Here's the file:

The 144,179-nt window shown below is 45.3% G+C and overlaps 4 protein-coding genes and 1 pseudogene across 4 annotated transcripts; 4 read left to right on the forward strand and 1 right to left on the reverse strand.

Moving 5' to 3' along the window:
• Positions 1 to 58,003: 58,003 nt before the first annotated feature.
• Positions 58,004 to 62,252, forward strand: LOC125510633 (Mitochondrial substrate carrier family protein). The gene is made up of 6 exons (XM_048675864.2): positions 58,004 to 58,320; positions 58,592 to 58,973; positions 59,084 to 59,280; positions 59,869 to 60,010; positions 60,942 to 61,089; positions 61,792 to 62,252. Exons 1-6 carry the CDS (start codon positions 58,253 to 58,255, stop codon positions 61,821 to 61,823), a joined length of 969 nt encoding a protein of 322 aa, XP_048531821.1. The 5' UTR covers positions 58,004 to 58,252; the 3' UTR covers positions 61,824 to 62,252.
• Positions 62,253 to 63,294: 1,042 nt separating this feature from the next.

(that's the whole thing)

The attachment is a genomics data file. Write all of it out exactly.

The 144,179-nt window shown below is 45.3% G+C and overlaps 4 protein-coding genes and 1 pseudogene across 4 annotated transcripts; 4 read left to right on the forward strand and 1 right to left on the reverse strand.

Moving 5' to 3' along the window:
• Positions 1 to 58,003: 58,003 nt before the first annotated feature.
• Positions 58,004 to 62,252, forward strand: LOC125510633 (Mitochondrial substrate carrier family protein). The gene is made up of 6 exons (XM_048675864.2): positions 58,004 to 58,320; positions 58,592 to 58,973; positions 59,084 to 59,280; positions 59,869 to 60,010; positions 60,942 to 61,089; positions 61,792 to 62,252. Exons 1-6 carry the CDS (start codon positions 58,253 to 58,255, stop codon positions 61,821 to 61,823), a joined length of 969 nt encoding a protein of 322 aa, XP_048531821.1. The 5' UTR covers positions 58,004 to 58,252; the 3' UTR covers positions 61,824 to 62,252.
• Positions 62,253 to 63,294: 1,042 nt separating this feature from the next.